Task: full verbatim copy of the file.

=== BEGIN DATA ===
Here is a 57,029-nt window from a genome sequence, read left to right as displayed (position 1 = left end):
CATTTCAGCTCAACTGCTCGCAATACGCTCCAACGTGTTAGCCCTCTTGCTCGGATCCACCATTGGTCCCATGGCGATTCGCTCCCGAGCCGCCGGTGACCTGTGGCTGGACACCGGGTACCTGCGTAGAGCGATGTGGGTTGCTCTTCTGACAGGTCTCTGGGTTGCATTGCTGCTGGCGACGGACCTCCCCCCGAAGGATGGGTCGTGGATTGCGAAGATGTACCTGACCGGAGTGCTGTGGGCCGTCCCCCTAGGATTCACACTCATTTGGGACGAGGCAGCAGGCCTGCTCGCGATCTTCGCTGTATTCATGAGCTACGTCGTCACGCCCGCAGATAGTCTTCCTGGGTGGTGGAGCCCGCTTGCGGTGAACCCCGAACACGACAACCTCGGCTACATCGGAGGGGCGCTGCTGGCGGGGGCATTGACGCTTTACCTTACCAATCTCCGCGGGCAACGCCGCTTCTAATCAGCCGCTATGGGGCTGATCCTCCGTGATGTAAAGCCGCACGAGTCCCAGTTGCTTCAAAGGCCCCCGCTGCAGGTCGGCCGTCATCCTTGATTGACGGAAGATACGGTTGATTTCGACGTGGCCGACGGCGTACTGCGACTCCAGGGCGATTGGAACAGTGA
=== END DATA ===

Here is a 57,029-nt window from a genome sequence, read left to right as displayed (position 1 = left end):
CATTTCAGCTCAACTGCTCGCAATACGCTCCAACGTGTTAGCCCTCTTGCTCGGATCCACCATTGGTCCCATGGCGATTCGCTCCCGAGCCGCCGGTGACCTGTGGCTGGACACCGGGTACCTGCGTAGAGCGATGTGGGTTGCTCTTCTGACAGGTCTCTGGGTTGCATTGCTGCTGGCGACGGACCTCCCCCCGAAGGATGGGTCGTGGATTGCGAAGATGTACCTGACCGGAGTGCTGTGGGCCGTCCCCCTAGGATTCACACTCATTTGGGACGAGGCAGCAGGCCTGCTCGCGATCTTCGCTGTATTCATGAGCTACGTCGTCACGCCCGCAGATAGTCTTCCTGGGTGGTGGAGCCCGCTTGCGGTGAACCCCGAACACGACAACCTCGGCTACATCGGAGGGGCGCTGCTGGCGGGGGCATTGACGCTTTACCTTACCAATCTCCGCGGGCAACGCCGCTTCTAATCAGCCGCTATGGGGCTGATCCTCCGTGATGTAAAGCCGCACGAGTCCCAGTTGCTTCAAAGGCCCCCGCTGCAGGTCGGCCGTCATCCTTGATTGACGGAAGATACGGTTGATTTCGACGTGGCCGACGGCGTACTGCGACTCCAGGGCGATTGGAACAGTGA